Brian T. Buckley
Rutgers University, USA
Dr. Brian Buckley received his BS in chemistry from the University of New Hampshire in 1983 his PhD in analytical chemistry from North Carolina State University in 1989 and completed a posdoctoral fellowship at Oak Ridge National Laboratory. Currently he is working as the Executive Director of Laboratories at the Environmental and Occupational Health Sciences Institute at Rutgers University. Dr. Buckley is an NIEHS Center Facility Core Director a member of the graduate faculty of the Rutgers Environmental Sciences Department and the Joint Graduate Program in Toxicology as well as the UMDNJ School of Public health. He is serving as an editorial member of several reputed journals like Journal of Environmental and Public Health and the Global Journal of Analytical Chemistry. He has authored more than 50 research articles/book chapters. He is a member of the American Chemical Society and the Society of Applied Spectroscopy and was honored as the Virgil Payne Award for Outstanding Chemical Service Achievement and has served on multiple review panels for NIH and EPA FIFRA. Currently his research focus is on analytical mass spectrometric methods development and modification to measure environmental contaminants and their metabolites. His research has focused on innovative analytical techniques such as Microwave Assisted Solvent Extraction MASE solid phase micro extraction SPME and metal speciation to measure contaminants in multiple media. His research projects include; using synthetic biofluid extractions for estimating bioavailability measurement of unregulated organic contaminants such as pharmaceuticals in drinking water quantifying arsenic species in human urine and extraction of BPA from tissue.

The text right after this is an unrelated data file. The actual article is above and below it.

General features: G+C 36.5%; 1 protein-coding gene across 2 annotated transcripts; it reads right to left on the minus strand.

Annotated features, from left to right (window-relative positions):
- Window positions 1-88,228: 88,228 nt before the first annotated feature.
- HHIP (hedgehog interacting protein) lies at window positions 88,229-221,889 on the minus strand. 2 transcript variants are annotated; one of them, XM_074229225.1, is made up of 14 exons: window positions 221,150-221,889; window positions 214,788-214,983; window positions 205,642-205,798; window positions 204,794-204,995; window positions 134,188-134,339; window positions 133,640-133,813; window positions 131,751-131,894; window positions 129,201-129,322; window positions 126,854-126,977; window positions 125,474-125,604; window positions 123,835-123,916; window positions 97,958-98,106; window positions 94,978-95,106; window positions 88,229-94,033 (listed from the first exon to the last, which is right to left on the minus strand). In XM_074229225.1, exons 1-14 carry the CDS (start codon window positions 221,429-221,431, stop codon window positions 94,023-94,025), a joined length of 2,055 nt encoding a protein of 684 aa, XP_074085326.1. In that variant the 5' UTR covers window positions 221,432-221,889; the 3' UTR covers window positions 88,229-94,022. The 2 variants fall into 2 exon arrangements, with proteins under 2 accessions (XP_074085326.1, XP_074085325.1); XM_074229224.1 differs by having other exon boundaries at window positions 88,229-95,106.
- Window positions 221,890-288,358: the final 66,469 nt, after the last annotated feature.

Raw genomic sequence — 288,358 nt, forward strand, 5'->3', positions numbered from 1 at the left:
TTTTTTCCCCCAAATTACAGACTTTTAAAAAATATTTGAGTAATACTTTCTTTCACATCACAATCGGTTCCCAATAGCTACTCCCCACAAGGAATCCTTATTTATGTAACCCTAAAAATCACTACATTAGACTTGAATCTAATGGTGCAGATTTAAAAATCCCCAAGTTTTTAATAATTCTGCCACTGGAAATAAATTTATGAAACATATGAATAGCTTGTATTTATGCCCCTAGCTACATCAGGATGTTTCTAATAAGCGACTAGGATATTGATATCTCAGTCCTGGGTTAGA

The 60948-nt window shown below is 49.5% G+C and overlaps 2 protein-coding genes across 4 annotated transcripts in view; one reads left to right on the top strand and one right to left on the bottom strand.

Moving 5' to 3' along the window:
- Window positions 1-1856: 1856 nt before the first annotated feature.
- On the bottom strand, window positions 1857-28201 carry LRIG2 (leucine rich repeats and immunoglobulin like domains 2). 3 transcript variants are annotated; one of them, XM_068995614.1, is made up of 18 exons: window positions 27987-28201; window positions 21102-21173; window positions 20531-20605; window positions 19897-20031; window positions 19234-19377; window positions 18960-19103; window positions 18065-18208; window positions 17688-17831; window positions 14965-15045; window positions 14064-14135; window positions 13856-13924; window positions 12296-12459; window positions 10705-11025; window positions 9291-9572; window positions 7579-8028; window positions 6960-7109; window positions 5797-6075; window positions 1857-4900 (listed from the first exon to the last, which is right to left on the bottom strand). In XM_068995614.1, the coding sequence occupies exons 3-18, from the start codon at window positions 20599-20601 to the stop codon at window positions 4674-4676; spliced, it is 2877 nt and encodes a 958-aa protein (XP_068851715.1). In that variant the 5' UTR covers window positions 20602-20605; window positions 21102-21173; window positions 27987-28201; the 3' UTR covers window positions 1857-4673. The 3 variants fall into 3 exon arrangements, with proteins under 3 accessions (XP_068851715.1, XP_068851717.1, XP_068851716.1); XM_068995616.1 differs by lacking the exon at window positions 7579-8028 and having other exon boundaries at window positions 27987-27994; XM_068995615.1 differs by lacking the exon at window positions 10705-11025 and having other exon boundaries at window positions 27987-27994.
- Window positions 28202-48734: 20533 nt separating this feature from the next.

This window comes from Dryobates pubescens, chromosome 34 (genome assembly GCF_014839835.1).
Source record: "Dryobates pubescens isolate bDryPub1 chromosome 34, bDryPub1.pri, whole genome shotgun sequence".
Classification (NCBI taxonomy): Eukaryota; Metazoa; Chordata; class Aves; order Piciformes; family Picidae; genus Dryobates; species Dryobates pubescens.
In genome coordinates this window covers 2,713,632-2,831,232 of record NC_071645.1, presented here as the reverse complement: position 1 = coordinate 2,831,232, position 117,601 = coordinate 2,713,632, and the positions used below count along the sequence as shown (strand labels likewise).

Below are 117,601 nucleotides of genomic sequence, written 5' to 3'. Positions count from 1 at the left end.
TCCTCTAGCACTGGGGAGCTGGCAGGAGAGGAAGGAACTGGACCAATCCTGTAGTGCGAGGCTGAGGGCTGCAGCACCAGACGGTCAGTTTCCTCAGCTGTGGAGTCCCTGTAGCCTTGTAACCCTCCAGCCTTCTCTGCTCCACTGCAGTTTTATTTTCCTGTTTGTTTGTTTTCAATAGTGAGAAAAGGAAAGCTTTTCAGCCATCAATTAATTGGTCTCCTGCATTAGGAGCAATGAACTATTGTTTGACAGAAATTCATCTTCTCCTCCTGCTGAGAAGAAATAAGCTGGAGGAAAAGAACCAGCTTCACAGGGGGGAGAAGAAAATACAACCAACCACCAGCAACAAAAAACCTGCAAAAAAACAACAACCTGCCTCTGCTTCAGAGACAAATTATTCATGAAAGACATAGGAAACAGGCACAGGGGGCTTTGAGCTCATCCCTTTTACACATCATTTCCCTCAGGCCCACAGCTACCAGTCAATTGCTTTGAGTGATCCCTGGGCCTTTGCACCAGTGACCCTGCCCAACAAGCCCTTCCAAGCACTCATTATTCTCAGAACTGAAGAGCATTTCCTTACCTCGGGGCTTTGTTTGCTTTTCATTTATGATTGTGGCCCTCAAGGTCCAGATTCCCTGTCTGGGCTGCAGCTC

There are a great number of studies looking at the exposure of select subgroups to environmental contaminants, using study populations to predict overall exposures to larger populations. Studies from our Institute include Treatment of Lead burdened Children (TLC) Childhood Lead exposure and Assessment (CLEARS) National Human Exposure and Assessment Study (NHEXAS) and most recently the National Children’s Study (NCS). For all of these studies analytical measurement of biomarkers of exposure are the data acquired and reported. This presentation will focus on the fundamentals of establishing a bio-monitoring program for environmental studies with descriptions of the many past, present and possible future bio-monitoring studies worldwide. The presentations will include general descriptions of how to deal with sample handlinglogistics, characterization of biomarkers, and automation of sample preparation. Studies employing biomonitoring as a metric of exposure are often begun before the principal analyte (s) are commercially available. Accurate assessment dependson metabolite identification and quantification. Monitoring BPA in neonates, required measurement of its metabolites before commercial standards were available. The solution using laboratory generated surrogates as well as alternative approaches will be presented. As a final consideration this presentation will include a discussion on the role of biomonitoring in the exposome and how the increase in metabolomics will enable an interface between biomonitoring studies and the exposome.